Lisa Schmidt of The Practicing Catholic is back for Episode 27 of The Right Heart, and my interview with her has become one of my favorite episodes of podcast. (Lisa’s first time on the podcast was in Episode 17: Restoring Your Fertility to God as a Couple).
In this interview, Lisa and I have an inspiring, enlightening, and at times brutally honest conversation about our own struggles with what “resting” on Sunday has looked liked over the years. As I confess early on, “Sundays too often feel like another Saturday, but we just have to find a mass time that works with our schedule.” What resting should and could look like for our busy lives is a topic that I think a lot of us gloss over because there are few hard and fast rules–or easy answers.
I love that Lisa and I quickly get past acknowledging how hard figuring out “rest” can be, though, and we get to work with chatting about what we’ve each been learning is God’s plan for a weekly day of rest and renewal of our joy in Him.
In this episode
- Scripture and Church teaching on Sunday (Sabbath) rest, and God’s plan for it in our lives
- Our own struggles with figuring out what “rest” can look like for us and our families in a busy world with complicated situations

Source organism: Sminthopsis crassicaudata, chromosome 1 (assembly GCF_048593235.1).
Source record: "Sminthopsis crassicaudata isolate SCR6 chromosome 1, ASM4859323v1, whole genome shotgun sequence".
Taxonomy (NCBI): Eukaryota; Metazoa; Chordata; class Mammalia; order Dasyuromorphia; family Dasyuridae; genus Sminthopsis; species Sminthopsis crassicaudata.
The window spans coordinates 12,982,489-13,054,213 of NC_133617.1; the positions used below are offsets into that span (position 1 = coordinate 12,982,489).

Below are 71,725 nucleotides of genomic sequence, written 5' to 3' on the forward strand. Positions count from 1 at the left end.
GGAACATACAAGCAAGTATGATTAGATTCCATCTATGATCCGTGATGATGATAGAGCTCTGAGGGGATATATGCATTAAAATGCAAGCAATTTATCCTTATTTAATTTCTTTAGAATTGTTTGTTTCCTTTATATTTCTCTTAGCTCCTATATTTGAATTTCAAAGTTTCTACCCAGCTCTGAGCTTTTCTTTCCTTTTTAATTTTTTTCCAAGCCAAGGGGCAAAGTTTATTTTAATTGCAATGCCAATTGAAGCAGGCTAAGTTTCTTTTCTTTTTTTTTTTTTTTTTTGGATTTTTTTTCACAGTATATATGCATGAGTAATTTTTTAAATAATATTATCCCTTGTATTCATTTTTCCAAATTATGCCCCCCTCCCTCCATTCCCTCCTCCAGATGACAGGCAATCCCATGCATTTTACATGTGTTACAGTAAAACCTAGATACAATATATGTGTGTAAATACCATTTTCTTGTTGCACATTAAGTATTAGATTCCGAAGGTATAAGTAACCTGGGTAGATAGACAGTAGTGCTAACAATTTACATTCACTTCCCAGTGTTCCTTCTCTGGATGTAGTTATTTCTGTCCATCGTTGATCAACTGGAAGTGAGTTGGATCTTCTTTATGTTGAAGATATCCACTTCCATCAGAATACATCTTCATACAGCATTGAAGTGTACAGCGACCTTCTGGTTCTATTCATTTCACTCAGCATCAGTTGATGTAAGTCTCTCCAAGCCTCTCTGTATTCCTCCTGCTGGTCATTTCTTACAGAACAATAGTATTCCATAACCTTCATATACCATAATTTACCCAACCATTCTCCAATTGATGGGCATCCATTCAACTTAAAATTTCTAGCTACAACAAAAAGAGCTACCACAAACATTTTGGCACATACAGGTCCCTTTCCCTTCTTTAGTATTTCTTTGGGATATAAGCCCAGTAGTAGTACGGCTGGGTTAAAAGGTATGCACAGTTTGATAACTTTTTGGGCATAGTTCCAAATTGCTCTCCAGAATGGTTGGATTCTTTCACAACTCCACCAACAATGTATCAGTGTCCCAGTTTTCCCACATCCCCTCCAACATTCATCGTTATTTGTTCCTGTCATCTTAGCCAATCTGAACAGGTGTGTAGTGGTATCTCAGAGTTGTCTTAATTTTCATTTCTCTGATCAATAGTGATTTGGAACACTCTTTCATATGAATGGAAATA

- Ideas that we try to implement in our own families
- Why there really are no hard and fast “rest rules” for Catholics on Sundays (other than attending Sunday mass)
About Lisa Schmidt
Lisa is a stay-at-home Catholic wife and mother of four. She and her husband, Deacon Joel Schmidt, run The Practicing Catholic blog. Lisa and Deacon Joel also host their own podcast, and Lisa is no stranger to radio. She writes regularly for Catholic Stand and CatholicMom.com. Lisa is down to earth, kind, and genuine. If you haven’t heard her speak before, or haven’t checked out her blog yet, I think you’ll quickly come to like her as much as I do. 🙂
Links and resources
Catechism of the Catholic Church, #2172 – “God’s action is the model for human action. If God “rested and was refreshed” on the seventh day, man too ought to “rest” and should let others, especially the poor, “be refreshed.” The sabbath brings everyday work to a halt and provides a respite. It is a day of protest against the servitude of work and the worship of money.”
Dies Domini, St. Pope John Paul II’s 1998 Apostolic Letter “On Keeping the Lord’s Day Holy” (This is a MUST-READ, ya’ll.)
Rest that Renews: Taking Back the Lord’s Day – My blog post about Sunday rest